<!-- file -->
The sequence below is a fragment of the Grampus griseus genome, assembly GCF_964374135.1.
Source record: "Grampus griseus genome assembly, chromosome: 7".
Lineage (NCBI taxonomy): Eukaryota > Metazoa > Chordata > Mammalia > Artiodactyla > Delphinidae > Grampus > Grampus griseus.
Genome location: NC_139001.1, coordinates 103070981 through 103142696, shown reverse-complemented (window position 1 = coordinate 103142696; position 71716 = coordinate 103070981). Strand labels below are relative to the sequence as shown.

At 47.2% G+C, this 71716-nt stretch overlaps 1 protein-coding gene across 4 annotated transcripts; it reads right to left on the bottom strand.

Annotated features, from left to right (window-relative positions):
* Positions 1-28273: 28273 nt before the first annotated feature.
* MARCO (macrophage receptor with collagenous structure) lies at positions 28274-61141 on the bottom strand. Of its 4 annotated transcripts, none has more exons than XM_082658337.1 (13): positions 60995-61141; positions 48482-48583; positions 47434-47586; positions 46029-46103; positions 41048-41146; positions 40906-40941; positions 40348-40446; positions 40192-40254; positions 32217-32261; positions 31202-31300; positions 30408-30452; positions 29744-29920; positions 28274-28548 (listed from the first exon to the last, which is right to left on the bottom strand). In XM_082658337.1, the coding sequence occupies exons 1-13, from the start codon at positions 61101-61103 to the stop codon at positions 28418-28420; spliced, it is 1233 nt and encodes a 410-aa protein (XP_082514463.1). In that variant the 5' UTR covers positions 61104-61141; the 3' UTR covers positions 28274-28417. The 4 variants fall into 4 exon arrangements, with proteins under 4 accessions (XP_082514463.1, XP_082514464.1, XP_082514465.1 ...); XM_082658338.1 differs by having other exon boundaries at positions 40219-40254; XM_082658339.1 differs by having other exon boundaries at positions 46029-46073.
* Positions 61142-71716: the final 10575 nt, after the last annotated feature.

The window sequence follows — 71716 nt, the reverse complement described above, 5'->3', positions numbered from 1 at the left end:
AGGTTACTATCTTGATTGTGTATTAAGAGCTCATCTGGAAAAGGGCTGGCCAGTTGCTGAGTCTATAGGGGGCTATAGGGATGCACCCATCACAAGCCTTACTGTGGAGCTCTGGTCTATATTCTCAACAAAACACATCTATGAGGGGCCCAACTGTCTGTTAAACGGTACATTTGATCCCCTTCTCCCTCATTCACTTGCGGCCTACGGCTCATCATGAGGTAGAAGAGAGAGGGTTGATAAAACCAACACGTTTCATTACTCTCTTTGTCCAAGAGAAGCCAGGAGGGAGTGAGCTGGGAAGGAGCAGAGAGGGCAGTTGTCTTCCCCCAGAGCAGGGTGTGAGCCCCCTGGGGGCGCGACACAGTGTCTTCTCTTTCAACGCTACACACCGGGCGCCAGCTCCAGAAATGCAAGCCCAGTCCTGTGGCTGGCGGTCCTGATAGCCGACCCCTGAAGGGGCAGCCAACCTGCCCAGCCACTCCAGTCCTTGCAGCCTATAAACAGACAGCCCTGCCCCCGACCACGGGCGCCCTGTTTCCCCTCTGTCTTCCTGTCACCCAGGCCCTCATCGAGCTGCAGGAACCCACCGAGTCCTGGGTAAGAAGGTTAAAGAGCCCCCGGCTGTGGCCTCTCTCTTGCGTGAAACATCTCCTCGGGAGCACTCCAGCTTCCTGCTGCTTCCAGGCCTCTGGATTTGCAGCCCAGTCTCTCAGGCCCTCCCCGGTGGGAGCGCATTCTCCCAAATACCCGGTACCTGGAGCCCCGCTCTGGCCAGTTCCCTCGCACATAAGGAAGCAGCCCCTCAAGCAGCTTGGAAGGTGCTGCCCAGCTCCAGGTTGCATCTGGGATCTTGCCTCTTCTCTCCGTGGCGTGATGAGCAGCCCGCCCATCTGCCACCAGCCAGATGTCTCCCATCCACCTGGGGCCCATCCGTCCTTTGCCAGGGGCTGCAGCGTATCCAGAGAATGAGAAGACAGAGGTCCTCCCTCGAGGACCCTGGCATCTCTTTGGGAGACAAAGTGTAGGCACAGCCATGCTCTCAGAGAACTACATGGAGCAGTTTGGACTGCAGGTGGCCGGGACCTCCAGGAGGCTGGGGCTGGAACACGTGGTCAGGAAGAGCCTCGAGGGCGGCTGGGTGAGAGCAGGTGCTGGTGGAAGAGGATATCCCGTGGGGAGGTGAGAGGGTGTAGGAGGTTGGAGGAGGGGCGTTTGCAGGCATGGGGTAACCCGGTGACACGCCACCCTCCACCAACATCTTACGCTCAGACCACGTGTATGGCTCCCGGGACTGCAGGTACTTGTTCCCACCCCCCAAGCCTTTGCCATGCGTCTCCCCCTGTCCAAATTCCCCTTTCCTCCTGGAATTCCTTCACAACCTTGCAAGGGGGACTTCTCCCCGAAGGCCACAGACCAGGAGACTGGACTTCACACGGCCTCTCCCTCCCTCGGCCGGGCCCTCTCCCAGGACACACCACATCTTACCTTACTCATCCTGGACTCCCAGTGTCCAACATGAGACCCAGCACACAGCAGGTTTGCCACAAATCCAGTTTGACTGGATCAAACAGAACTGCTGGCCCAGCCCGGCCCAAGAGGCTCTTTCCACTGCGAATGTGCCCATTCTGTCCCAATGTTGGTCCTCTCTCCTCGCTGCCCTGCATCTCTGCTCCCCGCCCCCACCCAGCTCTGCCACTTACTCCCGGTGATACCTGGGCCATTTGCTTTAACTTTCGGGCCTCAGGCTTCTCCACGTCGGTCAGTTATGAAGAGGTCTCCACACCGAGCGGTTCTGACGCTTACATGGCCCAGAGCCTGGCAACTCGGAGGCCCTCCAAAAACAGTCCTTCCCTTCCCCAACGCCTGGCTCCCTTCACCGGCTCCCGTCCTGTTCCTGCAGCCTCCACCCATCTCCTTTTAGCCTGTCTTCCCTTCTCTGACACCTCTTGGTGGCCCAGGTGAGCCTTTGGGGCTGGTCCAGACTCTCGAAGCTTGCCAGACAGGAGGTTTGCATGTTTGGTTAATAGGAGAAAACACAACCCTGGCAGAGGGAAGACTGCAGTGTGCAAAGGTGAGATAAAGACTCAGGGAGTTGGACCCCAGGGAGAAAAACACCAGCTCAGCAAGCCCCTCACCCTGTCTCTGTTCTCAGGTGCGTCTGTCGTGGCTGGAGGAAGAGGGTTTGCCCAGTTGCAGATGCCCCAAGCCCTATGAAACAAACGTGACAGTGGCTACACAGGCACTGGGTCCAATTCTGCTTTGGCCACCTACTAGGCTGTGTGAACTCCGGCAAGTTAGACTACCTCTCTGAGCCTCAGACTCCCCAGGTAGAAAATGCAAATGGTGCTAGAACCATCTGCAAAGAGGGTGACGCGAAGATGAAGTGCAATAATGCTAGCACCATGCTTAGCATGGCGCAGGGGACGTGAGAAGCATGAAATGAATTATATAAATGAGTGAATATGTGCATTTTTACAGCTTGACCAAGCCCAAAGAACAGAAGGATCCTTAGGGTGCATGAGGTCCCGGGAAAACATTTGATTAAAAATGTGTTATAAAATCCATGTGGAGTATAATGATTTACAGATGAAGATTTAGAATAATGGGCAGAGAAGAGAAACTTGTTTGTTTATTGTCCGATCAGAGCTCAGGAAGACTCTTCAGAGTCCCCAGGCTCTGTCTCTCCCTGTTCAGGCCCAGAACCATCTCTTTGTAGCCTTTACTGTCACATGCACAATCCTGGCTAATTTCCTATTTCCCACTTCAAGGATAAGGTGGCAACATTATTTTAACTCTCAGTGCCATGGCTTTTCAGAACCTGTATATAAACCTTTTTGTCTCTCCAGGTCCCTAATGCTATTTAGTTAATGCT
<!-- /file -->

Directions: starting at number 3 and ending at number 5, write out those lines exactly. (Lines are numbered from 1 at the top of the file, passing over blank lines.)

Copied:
Lineage (NCBI taxonomy): Eukaryota > Metazoa > Chordata > Mammalia > Artiodactyla > Delphinidae > Grampus > Grampus griseus.
Genome location: NC_139001.1, coordinates 103070981 through 103142696, shown reverse-complemented (window position 1 = coordinate 103142696; position 71716 = coordinate 103070981). Strand labels below are relative to the sequence as shown.

At 47.2% G+C, this 71716-nt stretch overlaps 1 protein-coding gene across 4 annotated transcripts; it reads right to left on the bottom strand.